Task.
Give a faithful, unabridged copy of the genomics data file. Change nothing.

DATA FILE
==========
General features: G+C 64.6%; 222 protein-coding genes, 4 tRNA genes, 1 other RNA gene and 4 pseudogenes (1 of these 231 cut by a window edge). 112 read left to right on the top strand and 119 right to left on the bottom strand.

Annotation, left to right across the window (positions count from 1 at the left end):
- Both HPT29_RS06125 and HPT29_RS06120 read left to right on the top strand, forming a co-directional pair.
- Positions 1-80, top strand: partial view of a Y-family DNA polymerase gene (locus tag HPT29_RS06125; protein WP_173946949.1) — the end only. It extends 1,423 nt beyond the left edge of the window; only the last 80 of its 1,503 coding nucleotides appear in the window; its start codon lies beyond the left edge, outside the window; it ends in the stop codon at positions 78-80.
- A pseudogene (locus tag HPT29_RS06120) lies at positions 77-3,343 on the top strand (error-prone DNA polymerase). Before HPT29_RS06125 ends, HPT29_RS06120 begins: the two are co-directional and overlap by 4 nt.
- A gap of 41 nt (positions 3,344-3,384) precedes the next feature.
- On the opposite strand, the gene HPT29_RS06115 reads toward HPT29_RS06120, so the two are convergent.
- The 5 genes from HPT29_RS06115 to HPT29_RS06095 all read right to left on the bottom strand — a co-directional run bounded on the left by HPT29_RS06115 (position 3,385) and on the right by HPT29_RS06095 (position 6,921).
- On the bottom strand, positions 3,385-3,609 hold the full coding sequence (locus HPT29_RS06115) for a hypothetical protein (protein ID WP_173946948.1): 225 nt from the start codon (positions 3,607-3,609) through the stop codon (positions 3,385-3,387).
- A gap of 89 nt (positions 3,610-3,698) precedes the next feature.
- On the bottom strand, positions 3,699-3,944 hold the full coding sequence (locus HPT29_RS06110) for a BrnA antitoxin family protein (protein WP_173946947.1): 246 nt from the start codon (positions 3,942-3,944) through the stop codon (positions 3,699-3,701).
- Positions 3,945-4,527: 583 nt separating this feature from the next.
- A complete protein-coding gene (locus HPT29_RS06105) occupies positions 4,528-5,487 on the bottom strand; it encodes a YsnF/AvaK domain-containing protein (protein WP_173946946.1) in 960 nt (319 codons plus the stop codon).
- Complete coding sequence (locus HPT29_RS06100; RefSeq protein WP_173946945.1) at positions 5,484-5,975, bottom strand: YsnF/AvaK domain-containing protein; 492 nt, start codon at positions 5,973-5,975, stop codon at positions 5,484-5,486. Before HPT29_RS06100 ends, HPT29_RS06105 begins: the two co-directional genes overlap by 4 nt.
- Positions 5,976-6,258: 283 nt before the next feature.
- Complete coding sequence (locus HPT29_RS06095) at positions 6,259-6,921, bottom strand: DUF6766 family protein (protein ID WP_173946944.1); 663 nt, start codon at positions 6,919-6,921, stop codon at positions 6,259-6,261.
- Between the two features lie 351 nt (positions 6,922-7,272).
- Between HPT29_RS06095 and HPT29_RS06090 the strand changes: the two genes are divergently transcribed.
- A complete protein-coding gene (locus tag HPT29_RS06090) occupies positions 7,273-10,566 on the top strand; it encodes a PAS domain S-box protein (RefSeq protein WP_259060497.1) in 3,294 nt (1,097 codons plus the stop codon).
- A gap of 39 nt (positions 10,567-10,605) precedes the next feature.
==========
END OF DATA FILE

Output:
General features: G+C 64.6%; 222 protein-coding genes, 4 tRNA genes, 1 other RNA gene and 4 pseudogenes (1 of these 231 cut by a window edge). 112 read left to right on the top strand and 119 right to left on the bottom strand.

Annotation, left to right across the window (positions count from 1 at the left end):
- Both HPT29_RS06125 and HPT29_RS06120 read left to right on the top strand, forming a co-directional pair.
- Positions 1-80, top strand: partial view of a Y-family DNA polymerase gene (locus tag HPT29_RS06125; protein WP_173946949.1) — the end only. It extends 1,423 nt beyond the left edge of the window; only the last 80 of its 1,503 coding nucleotides appear in the window; its start codon lies beyond the left edge, outside the window; it ends in the stop codon at positions 78-80.
- A pseudogene (locus tag HPT29_RS06120) lies at positions 77-3,343 on the top strand (error-prone DNA polymerase). Before HPT29_RS06125 ends, HPT29_RS06120 begins: the two are co-directional and overlap by 4 nt.
- A gap of 41 nt (positions 3,344-3,384) precedes the next feature.
- On the opposite strand, the gene HPT29_RS06115 reads toward HPT29_RS06120, so the two are convergent.
- The 5 genes from HPT29_RS06115 to HPT29_RS06095 all read right to left on the bottom strand — a co-directional run bounded on the left by HPT29_RS06115 (position 3,385) and on the right by HPT29_RS06095 (position 6,921).
- On the bottom strand, positions 3,385-3,609 hold the full coding sequence (locus HPT29_RS06115) for a hypothetical protein (protein ID WP_173946948.1): 225 nt from the start codon (positions 3,607-3,609) through the stop codon (positions 3,385-3,387).
- A gap of 89 nt (positions 3,610-3,698) precedes the next feature.
- On the bottom strand, positions 3,699-3,944 hold the full coding sequence (locus HPT29_RS06110) for a BrnA antitoxin family protein (protein WP_173946947.1): 246 nt from the start codon (positions 3,942-3,944) through the stop codon (positions 3,699-3,701).
- Positions 3,945-4,527: 583 nt separating this feature from the next.
- A complete protein-coding gene (locus HPT29_RS06105) occupies positions 4,528-5,487 on the bottom strand; it encodes a YsnF/AvaK domain-containing protein (protein WP_173946946.1) in 960 nt (319 codons plus the stop codon).
- Complete coding sequence (locus HPT29_RS06100; RefSeq protein WP_173946945.1) at positions 5,484-5,975, bottom strand: YsnF/AvaK domain-containing protein; 492 nt, start codon at positions 5,973-5,975, stop codon at positions 5,484-5,486. Before HPT29_RS06100 ends, HPT29_RS06105 begins: the two co-directional genes overlap by 4 nt.
- Positions 5,976-6,258: 283 nt before the next feature.
- Complete coding sequence (locus HPT29_RS06095) at positions 6,259-6,921, bottom strand: DUF6766 family protein (protein ID WP_173946944.1); 663 nt, start codon at positions 6,919-6,921, stop codon at positions 6,259-6,261.
- Between the two features lie 351 nt (positions 6,922-7,272).
- Between HPT29_RS06095 and HPT29_RS06090 the strand changes: the two genes are divergently transcribed.
- A complete protein-coding gene (locus tag HPT29_RS06090) occupies positions 7,273-10,566 on the top strand; it encodes a PAS domain S-box protein (RefSeq protein WP_259060497.1) in 3,294 nt (1,097 codons plus the stop codon).
- A gap of 39 nt (positions 10,567-10,605) precedes the next feature.